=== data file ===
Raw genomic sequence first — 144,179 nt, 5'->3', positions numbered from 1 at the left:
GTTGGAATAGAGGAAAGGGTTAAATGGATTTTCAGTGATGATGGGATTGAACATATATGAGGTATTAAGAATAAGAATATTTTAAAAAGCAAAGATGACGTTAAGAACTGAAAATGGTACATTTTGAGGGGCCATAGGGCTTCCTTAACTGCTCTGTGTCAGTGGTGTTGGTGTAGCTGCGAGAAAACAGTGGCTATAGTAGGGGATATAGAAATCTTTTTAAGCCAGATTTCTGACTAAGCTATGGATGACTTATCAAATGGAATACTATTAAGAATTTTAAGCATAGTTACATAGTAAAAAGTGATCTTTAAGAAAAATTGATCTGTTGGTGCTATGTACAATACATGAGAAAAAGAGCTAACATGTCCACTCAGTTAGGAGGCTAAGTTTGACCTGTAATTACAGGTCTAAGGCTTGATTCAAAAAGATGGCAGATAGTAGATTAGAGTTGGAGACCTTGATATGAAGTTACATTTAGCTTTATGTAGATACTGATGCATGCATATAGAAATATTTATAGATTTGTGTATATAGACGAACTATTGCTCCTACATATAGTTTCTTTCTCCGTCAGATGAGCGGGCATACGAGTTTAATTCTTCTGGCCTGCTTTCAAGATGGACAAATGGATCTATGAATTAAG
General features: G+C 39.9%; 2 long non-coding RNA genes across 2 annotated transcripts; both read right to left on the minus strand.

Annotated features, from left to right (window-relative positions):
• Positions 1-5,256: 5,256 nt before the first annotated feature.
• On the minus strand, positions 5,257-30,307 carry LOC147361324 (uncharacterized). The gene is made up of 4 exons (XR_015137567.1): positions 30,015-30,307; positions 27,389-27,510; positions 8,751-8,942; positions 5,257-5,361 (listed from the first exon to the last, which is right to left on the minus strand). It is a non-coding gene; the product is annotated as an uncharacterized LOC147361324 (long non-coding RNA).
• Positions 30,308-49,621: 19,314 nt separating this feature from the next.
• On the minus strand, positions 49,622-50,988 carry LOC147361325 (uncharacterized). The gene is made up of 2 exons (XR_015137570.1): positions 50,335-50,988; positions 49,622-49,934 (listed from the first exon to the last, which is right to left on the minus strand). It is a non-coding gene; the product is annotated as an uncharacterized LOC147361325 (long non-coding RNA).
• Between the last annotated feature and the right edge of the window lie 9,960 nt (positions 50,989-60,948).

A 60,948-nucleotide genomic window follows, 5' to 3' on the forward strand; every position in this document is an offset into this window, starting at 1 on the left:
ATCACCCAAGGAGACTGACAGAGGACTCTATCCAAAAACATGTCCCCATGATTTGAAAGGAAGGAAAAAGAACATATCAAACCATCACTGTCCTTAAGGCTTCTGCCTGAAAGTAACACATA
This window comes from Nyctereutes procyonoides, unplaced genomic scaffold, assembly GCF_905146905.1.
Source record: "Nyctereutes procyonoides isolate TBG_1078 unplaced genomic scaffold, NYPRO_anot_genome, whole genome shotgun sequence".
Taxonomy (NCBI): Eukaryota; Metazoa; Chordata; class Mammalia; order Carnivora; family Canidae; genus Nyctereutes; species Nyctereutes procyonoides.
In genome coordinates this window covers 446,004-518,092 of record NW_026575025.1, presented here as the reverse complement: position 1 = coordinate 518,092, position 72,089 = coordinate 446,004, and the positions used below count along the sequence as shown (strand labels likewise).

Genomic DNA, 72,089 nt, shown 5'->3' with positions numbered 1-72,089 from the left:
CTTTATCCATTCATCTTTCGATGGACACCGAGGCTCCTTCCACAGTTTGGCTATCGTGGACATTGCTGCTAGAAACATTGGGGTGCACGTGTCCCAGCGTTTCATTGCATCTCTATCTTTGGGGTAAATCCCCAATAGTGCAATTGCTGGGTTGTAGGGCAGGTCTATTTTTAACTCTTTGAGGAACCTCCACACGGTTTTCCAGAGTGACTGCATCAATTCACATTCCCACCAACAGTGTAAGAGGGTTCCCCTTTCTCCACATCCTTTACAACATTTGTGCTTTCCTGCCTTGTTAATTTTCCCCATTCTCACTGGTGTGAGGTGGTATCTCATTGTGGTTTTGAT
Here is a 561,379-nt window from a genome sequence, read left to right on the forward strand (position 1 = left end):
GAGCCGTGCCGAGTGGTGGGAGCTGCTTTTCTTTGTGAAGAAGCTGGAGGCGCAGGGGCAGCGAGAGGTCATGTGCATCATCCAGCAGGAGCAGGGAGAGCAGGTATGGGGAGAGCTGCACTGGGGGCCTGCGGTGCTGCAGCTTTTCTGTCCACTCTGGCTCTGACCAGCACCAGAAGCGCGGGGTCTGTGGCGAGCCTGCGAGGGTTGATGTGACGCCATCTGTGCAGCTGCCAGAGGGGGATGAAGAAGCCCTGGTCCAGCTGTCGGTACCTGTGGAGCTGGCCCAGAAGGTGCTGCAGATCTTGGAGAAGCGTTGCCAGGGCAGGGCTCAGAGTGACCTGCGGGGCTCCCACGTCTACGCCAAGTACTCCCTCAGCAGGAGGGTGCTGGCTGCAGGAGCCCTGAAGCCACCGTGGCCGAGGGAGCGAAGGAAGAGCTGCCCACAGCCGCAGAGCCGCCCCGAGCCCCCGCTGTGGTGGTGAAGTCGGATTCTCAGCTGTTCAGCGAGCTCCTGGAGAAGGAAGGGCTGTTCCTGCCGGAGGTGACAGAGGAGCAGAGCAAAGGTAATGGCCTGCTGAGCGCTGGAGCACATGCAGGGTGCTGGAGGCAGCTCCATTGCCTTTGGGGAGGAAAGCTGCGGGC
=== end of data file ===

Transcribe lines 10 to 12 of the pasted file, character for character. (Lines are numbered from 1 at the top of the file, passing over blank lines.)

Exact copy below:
A 60,948-nucleotide genomic window follows, 5' to 3' on the forward strand; every position in this document is an offset into this window, starting at 1 on the left:
ATCACCCAAGGAGACTGACAGAGGACTCTATCCAAAAACATGTCCCCATGATTTGAAAGGAAGGAAAAAGAACATATCAAACCATCACTGTCCTTAAGGCTTCTGCCTGAAAGTAACACATA
This window comes from Nyctereutes procyonoides, unplaced genomic scaffold, assembly GCF_905146905.1.